Post Monitor Studies for the Treatment of Speech Hand Synchronization for Adult who Stutter: 3 Months Follow UpAbdulaziz Almudhi*
Department of Rehabilitation Sciences, College of Applied Medical Sciences, King Saud University, Riyadh 11433, PO box 10219, Saudi Arabia
- *Corresponding Author:
- Dr. Abdulaziz Almudhi
Department of Rehabilitation Sciences
College of Applied Medical Sciences
King Saud University
Riyadh-11433, Kingdom of Saudi Arabia
E-mail: aalm[email protected]
Received date: June 21, 2016; Accepted date: August 26, 2016; Published date: September 02, 2016
Citation: Almudhi A (2016) Post Monitor Studies for the Treatment of Speech Hand Synchronization for Adult who Stutter: 3 Months Follow Up. J Speech Pathol Ther 1:118. doi: 10.4172/2472-5005.1000118
Copyright: © 2016 Almudhi A. This is an open-access article distributed under the terms of the Creative Commons Attribution License, which permits unrestricted use, distribution, and reproduction in any medium, provided the original author and source are credited.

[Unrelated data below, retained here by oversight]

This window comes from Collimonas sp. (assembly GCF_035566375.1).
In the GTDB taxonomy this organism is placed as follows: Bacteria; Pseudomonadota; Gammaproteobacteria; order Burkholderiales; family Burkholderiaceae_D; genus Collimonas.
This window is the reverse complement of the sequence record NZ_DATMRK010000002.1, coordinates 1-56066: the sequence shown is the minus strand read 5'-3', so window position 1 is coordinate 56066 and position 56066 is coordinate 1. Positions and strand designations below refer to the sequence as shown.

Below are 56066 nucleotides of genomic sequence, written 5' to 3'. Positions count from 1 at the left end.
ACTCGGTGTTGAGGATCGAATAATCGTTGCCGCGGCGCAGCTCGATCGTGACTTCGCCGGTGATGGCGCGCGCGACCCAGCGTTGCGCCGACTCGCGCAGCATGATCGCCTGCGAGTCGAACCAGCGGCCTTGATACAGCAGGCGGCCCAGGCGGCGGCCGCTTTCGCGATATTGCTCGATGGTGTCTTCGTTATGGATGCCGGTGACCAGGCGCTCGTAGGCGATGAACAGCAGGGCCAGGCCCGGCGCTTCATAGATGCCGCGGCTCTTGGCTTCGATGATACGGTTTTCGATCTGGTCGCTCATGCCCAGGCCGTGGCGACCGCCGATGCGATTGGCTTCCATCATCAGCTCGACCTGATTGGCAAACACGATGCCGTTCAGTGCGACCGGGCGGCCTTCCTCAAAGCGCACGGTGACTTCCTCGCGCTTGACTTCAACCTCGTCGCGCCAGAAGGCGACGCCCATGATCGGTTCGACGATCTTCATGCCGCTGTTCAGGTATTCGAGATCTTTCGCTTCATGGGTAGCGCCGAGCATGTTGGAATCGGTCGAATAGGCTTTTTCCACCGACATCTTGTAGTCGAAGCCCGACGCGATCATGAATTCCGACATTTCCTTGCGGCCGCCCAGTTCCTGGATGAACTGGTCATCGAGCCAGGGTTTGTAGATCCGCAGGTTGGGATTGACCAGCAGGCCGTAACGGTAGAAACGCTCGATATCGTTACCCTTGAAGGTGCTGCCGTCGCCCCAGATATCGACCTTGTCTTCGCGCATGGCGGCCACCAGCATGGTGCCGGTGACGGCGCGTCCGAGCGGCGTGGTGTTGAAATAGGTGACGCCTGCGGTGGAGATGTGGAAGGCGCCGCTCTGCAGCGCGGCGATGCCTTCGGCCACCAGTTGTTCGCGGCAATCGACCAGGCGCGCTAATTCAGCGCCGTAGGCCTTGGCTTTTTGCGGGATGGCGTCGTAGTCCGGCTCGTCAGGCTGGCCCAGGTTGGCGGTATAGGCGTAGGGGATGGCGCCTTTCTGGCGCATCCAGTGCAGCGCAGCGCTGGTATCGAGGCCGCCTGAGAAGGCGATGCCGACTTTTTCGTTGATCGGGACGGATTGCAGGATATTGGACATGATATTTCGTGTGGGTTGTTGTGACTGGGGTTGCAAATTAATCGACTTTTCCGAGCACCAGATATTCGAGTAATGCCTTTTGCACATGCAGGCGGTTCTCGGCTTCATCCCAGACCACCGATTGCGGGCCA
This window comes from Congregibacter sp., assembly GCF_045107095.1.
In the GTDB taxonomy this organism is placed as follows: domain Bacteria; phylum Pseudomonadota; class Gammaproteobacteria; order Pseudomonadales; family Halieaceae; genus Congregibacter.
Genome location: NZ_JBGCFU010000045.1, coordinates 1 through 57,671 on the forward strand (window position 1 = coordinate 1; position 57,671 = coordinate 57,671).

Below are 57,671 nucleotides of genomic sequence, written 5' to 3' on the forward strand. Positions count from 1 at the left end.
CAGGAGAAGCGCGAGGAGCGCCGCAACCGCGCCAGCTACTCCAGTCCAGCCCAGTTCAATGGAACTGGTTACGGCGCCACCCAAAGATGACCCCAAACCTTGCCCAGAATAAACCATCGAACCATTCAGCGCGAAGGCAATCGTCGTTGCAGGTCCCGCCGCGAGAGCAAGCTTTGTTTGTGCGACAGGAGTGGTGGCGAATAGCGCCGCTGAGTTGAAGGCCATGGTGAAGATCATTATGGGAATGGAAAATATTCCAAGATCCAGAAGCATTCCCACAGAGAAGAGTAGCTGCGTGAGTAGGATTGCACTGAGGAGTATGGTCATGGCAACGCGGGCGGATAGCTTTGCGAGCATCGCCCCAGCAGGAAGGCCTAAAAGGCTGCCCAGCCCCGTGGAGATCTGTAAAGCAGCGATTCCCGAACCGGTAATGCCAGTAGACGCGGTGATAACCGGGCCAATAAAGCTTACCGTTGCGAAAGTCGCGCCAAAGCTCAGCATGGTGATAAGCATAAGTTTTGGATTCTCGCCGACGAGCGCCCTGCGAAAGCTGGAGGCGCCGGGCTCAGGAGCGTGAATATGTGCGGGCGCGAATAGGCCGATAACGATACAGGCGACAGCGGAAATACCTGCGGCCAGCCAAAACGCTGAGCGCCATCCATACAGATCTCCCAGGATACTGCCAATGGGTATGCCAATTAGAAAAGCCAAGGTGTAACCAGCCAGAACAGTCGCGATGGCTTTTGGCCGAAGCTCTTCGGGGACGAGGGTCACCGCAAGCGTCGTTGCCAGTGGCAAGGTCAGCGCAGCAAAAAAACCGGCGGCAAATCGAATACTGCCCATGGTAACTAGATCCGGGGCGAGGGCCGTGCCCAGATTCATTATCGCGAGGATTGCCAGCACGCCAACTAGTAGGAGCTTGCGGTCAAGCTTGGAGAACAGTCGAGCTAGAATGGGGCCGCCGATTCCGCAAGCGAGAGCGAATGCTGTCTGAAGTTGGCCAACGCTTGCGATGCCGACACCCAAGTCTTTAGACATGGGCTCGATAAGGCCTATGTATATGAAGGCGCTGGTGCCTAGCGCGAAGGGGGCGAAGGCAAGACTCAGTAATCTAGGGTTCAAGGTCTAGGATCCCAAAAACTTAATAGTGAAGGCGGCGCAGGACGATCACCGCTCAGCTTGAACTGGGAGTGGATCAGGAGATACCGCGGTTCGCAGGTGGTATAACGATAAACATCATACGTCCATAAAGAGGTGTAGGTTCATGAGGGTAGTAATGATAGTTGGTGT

Objective: The aim of the current study was to follow up for 3 months of stuttering therapy procedure in adults who stutters accomplishing spontaneous fluent speech.
Methods: In this pilot study, 30 subjects were selected and divided into (i) speech-hand synchronization (SHS) (ii) Camperdown Programme (CP) and (iii) control group (CG) for the treatment therapy. The post-treatment sessions were carried out for 3 months for 50 minutes a day for 10 weeks and each week was considered as week days (5 days).
Result: The SHS and CP patients could not show the significant association in post-treatment sessions for 3 months’ sessions. SSI-4, OASES and LCB were seems to be non-significant. However, SHS and CP was also seeming to be positive effect in assessments measuring well-being and self-perceptions.
Conclusion: The post-treatment results confirm the non-significant association for 3 months programme sessions for SHS and CP. However, SHS and CP was also found to have a positive effect in assessments measuring the quality of life with self-perceptions.